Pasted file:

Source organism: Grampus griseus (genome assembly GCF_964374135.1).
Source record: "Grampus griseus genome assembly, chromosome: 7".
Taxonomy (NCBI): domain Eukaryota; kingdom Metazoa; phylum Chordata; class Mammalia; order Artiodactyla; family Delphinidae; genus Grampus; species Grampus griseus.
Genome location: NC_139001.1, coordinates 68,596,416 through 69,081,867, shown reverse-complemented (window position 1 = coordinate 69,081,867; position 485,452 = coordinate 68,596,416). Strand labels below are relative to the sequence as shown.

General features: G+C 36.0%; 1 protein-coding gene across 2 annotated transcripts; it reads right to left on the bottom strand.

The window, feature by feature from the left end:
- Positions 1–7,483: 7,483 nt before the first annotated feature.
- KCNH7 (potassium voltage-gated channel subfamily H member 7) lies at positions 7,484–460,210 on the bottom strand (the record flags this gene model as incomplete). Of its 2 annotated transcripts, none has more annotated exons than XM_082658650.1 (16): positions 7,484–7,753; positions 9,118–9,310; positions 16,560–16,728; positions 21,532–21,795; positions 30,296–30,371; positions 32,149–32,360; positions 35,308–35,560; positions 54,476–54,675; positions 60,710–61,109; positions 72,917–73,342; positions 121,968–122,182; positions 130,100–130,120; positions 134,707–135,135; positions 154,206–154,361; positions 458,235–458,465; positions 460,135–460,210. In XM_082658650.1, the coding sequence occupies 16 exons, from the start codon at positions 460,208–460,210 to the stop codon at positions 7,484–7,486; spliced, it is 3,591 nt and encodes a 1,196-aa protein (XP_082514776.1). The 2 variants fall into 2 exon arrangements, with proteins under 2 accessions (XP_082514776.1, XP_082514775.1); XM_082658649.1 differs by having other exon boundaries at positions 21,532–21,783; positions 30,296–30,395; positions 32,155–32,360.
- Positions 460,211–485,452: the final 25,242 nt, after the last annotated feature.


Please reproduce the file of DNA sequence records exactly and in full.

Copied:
Source organism: Grampus griseus (genome assembly GCF_964374135.1).
Source record: "Grampus griseus genome assembly, chromosome: 7".
Taxonomy (NCBI): domain Eukaryota; kingdom Metazoa; phylum Chordata; class Mammalia; order Artiodactyla; family Delphinidae; genus Grampus; species Grampus griseus.
Genome location: NC_139001.1, coordinates 68,596,416 through 69,081,867, shown reverse-complemented (window position 1 = coordinate 69,081,867; position 485,452 = coordinate 68,596,416). Strand labels below are relative to the sequence as shown.

General features: G+C 36.0%; 1 protein-coding gene across 2 annotated transcripts; it reads right to left on the bottom strand.

The window, feature by feature from the left end:
- Positions 1–7,483: 7,483 nt before the first annotated feature.
- KCNH7 (potassium voltage-gated channel subfamily H member 7) lies at positions 7,484–460,210 on the bottom strand (the record flags this gene model as incomplete). Of its 2 annotated transcripts, none has more annotated exons than XM_082658650.1 (16): positions 7,484–7,753; positions 9,118–9,310; positions 16,560–16,728; positions 21,532–21,795; positions 30,296–30,371; positions 32,149–32,360; positions 35,308–35,560; positions 54,476–54,675; positions 60,710–61,109; positions 72,917–73,342; positions 121,968–122,182; positions 130,100–130,120; positions 134,707–135,135; positions 154,206–154,361; positions 458,235–458,465; positions 460,135–460,210. In XM_082658650.1, the coding sequence occupies 16 exons, from the start codon at positions 460,208–460,210 to the stop codon at positions 7,484–7,486; spliced, it is 3,591 nt and encodes a 1,196-aa protein (XP_082514776.1). The 2 variants fall into 2 exon arrangements, with proteins under 2 accessions (XP_082514776.1, XP_082514775.1); XM_082658649.1 differs by having other exon boundaries at positions 21,532–21,783; positions 30,296–30,395; positions 32,155–32,360.
- Positions 460,211–485,452: the final 25,242 nt, after the last annotated feature.